Kingdom Plantae – The Division Bryophyta

Kingdom Plantae – The Division Bryophyta

For the sake of convenience organisms included in Plantae can be divided into two broad classifications viz. nonvascular (Bryophyta) and vascular (Tracheophyta) plants. Although this grouping is not according to any specific system of classification however it does reflect resemblances and dissimilarities amongst numerous groups of plants. Each classification (division) is divided into Subdivisions, Classes, Subclasses, and other taxonomic ranks.

In this article, you will learn about the division Bryophyta.

The very first plants to colonize land were the bryophytes. They are typically thought to have actually developed from green algae. The Bryophytes are poorly adapted to reside on land and are generally confined to damp shady locations. These plants are devoid of specialized conducting (xylem and phloem) and strengthening tissues.

Just the process of diffusion and osmosis assists in the transport of water and minerals as well as in the transport of prepared food and other substances. The plant body is with a proper cuticle or has a very thin one. The water is taken in by the basic surface of the plant. The bryophytes are stated to be the amphibians of the plant world due to the fact that they cannot live far from water. They need water for reproduction.

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Characteristics of Bryophyta
  • The bryophytes are non-vascular flowerless plants.
  • These plants show a regular alternation of heteromorphic (morphologically different) generations.
  • They have a dominant independent free-living gametophyte. This might be thalloid as in lots of liverworts or is differentiated into structures resembling to stem, leaves and absorbing and anchoring organs, rhizoids, as in mosses and some liverworts.
  • The gametophyte produces a sporophyte, which is a less conspicuous generation, partially or absolutely reliant upon the gametophyte for its nutrition.
  • The sporophyte normally includes the foot, seta, and capsule. The sporophyte is diploid (2n) which produces in sporangia one kind of haploid spores (i.e., it is homosporous) by meiosis.
  • The spores sprout and trigger gametophyte which is likewise haploid. Multicellular male and female sex organs i.e., antheridia and archegonia respectively, are born upon gametophyte either on very same or different plants. These sex organs are multicellular and protected by a sterilized covering of cells.

Gametes are produced by mitosis. Male gametes produced within antheridia are called antherozoids; antherozoids are motile and constantly produced in a great number. Female gametes formed within archegonia are called eggs. A single egg is formed in each archegonium.

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Fertilization and Development

Fertilization takes place in water. Antherozoids (n) are drawn in towards archegonia (n) chemotactically. A single antherozoid fuse with an egg (n) thus accomplishing fertilization which leads to the development of the diploid zygote (2n). The zygote is kept within the female sex organ (archegonium) for a long time. After a resting period, the zygote establishes through mitotic divisions into a diploid embryo. The embryo ultimately becomes a sporophyte which is likewise diploid.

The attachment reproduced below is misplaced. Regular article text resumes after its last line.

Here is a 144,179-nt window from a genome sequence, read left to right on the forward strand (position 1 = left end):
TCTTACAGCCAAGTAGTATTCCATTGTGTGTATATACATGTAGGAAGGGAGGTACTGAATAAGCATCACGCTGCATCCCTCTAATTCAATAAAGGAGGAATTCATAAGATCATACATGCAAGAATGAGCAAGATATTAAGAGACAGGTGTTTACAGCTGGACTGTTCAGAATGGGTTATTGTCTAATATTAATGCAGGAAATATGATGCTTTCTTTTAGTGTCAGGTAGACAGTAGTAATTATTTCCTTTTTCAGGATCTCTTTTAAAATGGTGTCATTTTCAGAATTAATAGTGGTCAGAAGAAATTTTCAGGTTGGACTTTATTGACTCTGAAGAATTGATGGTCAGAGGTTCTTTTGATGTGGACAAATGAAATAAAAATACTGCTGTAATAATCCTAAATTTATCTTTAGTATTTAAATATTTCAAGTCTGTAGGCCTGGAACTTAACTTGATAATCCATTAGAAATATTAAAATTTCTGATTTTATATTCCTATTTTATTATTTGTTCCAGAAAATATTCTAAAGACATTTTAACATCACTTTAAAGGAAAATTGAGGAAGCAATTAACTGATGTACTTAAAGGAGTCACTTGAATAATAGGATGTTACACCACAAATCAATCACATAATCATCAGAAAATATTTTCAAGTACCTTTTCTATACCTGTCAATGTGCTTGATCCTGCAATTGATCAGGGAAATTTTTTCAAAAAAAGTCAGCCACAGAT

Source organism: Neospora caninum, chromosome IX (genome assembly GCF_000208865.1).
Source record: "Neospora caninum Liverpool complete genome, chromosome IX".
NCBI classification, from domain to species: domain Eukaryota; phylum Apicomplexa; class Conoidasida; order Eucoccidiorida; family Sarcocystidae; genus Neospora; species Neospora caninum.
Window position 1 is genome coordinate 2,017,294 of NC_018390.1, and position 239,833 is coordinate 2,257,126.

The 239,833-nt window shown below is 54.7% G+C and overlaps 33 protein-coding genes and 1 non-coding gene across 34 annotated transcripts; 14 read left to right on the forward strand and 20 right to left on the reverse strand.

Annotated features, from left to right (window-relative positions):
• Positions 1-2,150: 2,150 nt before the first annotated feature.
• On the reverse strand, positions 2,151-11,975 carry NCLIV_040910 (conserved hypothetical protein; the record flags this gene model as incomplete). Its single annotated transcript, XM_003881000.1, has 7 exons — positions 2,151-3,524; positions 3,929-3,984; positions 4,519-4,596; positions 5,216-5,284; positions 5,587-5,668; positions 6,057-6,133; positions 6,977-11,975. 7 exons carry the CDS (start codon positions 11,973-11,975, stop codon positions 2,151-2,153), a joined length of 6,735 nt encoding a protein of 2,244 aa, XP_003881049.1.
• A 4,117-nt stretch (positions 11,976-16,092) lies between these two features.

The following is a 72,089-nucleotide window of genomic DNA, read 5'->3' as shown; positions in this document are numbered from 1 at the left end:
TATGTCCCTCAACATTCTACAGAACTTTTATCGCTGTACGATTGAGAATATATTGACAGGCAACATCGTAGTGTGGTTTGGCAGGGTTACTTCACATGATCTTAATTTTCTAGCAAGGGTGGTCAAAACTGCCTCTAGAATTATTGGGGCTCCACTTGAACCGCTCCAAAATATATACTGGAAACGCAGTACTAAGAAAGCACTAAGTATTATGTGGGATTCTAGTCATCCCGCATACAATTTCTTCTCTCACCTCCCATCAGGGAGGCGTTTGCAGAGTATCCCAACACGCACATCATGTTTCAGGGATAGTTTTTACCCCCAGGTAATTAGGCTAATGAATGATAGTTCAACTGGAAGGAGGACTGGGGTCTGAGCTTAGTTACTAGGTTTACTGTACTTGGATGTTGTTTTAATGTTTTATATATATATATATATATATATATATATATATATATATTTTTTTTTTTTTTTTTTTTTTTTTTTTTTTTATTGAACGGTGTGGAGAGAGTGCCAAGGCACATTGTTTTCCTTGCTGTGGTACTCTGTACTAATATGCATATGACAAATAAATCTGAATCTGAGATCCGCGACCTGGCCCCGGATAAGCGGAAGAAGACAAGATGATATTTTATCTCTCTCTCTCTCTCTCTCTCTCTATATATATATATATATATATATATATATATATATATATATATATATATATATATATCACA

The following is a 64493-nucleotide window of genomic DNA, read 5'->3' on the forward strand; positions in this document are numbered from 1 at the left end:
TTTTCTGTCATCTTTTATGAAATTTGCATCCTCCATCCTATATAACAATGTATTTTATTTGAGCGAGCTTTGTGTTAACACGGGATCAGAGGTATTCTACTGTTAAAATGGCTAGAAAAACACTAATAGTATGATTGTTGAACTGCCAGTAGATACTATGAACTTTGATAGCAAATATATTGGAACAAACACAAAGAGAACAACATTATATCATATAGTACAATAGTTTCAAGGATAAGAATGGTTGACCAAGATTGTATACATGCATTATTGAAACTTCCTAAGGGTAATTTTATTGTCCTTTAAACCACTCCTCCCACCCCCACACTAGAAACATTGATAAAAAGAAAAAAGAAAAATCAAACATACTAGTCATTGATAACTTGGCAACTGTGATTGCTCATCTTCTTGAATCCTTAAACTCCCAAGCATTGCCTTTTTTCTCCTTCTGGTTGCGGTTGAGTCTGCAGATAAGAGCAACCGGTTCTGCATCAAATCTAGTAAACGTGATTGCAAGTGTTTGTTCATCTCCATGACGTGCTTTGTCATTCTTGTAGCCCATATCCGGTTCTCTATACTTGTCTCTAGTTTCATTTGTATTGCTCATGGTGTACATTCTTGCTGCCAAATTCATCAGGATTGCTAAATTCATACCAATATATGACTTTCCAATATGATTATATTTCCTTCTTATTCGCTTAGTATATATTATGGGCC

The entire development of sporophyte thus takes place within the gametophyte plant body. Even when the sporophyte is completely developed it remains attached to the gametophyte for nourishment and protection because it does not consist of chloroplasts and is unable to perform photosynthesis.

Alternation of Generation

There is an alternation of generations in the life process of bryophytes i.e., multicellular haploid gametophytic (gamete producing) generation alternates with the multicellular diploid sporophytic (spore-producing) generation. It is a really crucial phenomenon, which supplies constant genetic variations and choice for the best genetic makeup for survival and adaptation in the changing environment(s).

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Alternation-of-Genera

Adaptation to Terrestrial Habitat

In general, bryophytes established the following adaptive characters for the terrestrial environment:

  1. The formation of a compact multicellular plant body helped in the conservation of water by reducing cell area exposed to dryland conditions. The presence of a cuticle additionally decreases the loss of water by evaporation.
  2. Development of photosynthetic tissues into special chambers for the absorption of carbon dioxide without losing much water and direct exposure to light.
  3. Development of unique structures like rhizoids for the absorption of water and anchorage.
  4. Heterogamy (production of two types of gametes) is evolved, forming nonmotile egg containing stored food and motile sperms.
  5. Gametes are produced and safeguarded by the special multicellular organs (antheridia and archegonia).
  6. The multicellular embryo is formed which is maintained and protected inside the female reproductive body throughout its development.
  7. Alternation of spore-producing generation (sporophyte) with gamete producing generation (gametophyte) enabled the plant to produce and evaluate the very best genetic recombinations for adapting to the versatile terrestrial conditions.